Thomas Däubler, Love Christensen, Lukáš Linek
Parliamentary Activity, Re-Selection and the Personal Vote. Evidence from Flexible-List Systems

Parliamentary Affairs, 2018: 71, issue 4, pp. 930-949
ISSN: 0031-2290 (print); 1460-2482 (online)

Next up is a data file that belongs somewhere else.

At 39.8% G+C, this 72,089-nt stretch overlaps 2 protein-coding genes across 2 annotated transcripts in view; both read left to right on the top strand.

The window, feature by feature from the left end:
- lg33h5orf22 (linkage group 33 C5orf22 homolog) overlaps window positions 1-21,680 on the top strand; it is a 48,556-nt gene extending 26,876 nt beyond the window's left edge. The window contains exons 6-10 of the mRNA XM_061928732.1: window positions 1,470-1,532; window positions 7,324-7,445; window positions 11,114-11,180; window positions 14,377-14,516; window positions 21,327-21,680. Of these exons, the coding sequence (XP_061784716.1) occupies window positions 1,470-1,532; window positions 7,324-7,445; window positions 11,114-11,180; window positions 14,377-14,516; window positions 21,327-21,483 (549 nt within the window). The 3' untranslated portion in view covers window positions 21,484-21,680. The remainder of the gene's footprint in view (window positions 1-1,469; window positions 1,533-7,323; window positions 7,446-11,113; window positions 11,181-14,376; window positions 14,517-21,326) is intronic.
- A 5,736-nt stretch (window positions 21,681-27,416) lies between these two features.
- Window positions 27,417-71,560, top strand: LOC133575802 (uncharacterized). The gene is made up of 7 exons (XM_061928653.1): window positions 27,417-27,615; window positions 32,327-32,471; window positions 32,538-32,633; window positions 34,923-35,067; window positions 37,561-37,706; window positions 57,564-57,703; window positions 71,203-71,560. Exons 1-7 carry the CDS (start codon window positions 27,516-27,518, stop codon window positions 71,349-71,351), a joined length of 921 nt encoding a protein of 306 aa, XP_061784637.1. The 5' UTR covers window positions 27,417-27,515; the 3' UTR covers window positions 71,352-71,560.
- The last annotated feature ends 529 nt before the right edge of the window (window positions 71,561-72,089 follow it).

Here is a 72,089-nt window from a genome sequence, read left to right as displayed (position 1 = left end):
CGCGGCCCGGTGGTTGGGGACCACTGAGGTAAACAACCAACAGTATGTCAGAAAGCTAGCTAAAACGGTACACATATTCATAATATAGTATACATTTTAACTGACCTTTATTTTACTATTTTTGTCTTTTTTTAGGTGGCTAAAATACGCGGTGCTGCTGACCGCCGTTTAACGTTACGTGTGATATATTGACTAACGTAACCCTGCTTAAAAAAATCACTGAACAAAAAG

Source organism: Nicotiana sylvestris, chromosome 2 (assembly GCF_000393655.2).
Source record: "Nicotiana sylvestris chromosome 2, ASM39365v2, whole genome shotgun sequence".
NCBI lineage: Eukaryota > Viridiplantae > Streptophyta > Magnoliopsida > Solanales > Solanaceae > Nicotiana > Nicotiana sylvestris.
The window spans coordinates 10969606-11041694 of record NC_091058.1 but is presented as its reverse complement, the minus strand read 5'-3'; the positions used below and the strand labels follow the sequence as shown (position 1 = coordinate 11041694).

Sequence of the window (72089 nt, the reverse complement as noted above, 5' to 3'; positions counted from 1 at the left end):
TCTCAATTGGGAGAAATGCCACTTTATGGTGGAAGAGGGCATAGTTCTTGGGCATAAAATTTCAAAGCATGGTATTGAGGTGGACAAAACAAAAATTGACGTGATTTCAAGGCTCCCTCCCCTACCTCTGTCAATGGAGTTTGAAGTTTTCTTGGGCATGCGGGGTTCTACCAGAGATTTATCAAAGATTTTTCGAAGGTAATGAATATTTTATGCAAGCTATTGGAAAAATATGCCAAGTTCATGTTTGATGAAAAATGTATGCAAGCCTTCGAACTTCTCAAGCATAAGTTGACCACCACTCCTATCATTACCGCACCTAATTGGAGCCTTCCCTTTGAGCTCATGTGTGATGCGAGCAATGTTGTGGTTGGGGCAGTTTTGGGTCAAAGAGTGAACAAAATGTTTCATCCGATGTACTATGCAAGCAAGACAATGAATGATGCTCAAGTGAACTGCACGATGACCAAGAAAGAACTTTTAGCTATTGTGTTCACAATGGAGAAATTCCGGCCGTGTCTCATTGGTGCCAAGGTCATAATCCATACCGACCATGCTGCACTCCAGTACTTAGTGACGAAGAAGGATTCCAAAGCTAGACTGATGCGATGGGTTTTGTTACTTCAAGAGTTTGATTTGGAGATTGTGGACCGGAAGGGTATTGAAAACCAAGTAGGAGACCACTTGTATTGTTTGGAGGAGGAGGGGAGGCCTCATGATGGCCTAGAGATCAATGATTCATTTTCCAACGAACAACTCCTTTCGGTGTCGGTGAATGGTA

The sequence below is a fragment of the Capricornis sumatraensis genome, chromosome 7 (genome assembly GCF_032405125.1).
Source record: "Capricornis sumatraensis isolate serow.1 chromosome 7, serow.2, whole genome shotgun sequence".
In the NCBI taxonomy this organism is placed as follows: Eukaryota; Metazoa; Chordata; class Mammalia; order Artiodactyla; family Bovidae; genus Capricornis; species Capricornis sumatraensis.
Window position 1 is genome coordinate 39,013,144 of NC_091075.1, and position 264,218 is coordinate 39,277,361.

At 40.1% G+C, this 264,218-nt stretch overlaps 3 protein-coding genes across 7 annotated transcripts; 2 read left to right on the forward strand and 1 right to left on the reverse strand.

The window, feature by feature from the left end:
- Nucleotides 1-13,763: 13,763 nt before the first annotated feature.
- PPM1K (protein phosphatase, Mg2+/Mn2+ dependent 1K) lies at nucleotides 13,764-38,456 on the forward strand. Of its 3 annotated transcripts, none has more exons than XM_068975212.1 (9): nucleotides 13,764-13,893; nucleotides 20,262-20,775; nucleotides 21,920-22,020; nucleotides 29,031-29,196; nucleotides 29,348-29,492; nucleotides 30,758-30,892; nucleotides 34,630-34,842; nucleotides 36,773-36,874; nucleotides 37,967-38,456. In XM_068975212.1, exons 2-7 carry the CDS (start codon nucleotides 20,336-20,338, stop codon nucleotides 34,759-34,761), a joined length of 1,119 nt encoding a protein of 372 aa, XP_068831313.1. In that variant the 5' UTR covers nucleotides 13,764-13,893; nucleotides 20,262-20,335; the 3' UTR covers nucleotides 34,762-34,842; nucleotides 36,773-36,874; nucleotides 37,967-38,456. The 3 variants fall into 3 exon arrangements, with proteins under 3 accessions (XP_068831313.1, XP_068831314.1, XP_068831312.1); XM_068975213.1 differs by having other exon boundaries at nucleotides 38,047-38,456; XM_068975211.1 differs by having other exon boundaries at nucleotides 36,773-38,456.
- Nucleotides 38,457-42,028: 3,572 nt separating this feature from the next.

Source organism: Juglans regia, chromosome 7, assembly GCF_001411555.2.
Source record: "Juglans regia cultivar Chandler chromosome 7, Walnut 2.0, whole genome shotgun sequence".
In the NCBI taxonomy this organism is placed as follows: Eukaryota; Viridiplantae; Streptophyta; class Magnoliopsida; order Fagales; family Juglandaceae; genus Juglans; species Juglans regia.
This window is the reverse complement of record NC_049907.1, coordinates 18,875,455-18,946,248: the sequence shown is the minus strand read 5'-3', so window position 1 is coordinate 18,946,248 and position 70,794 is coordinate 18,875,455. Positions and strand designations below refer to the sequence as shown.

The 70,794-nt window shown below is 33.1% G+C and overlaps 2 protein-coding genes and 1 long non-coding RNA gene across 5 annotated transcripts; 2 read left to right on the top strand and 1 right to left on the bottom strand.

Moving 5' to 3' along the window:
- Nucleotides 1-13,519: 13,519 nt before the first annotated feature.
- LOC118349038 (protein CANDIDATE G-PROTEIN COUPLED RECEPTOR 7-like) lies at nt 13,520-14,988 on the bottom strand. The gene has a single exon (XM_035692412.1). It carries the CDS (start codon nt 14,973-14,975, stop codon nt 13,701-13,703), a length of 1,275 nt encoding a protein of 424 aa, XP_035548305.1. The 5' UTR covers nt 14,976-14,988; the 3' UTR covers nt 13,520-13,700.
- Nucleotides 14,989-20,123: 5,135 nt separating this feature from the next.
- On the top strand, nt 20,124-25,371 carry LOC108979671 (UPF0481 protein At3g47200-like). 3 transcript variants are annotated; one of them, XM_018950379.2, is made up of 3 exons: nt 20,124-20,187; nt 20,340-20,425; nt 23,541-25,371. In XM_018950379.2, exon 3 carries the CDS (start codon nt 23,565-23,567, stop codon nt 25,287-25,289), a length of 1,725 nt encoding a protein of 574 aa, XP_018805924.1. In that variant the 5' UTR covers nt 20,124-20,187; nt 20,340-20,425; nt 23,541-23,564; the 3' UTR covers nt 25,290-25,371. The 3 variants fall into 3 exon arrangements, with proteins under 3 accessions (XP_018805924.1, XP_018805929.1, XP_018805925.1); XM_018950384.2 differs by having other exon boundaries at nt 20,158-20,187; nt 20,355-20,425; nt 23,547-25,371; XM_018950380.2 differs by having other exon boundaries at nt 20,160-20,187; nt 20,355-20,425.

In this article, we analyse how the degree of parliamentary activity affects both individual MPs’ performance in the candidate selection process within the party and their popularity with voters at the electoral stage. We expect that parliamen- tary work of MPs matters less for voters’ evaluations of MPs because of limited monitoring capacities and lower salience attached to this type of representation. The empirical analysis uses data from recent elections in the Czech Republic and Sweden. During the analysed period, these countries further personalised their flexible list electoral systems. Our results suggest that parties hold MPs account- able mainly through the threat of non-re-selection rather than by assigning them to a promising list position. While there is no evidence that voters consistently re- ward MPs’ effort, the case of the Czech elections in 2010 shows that they may do so if context draws attention to individual MPs’ work.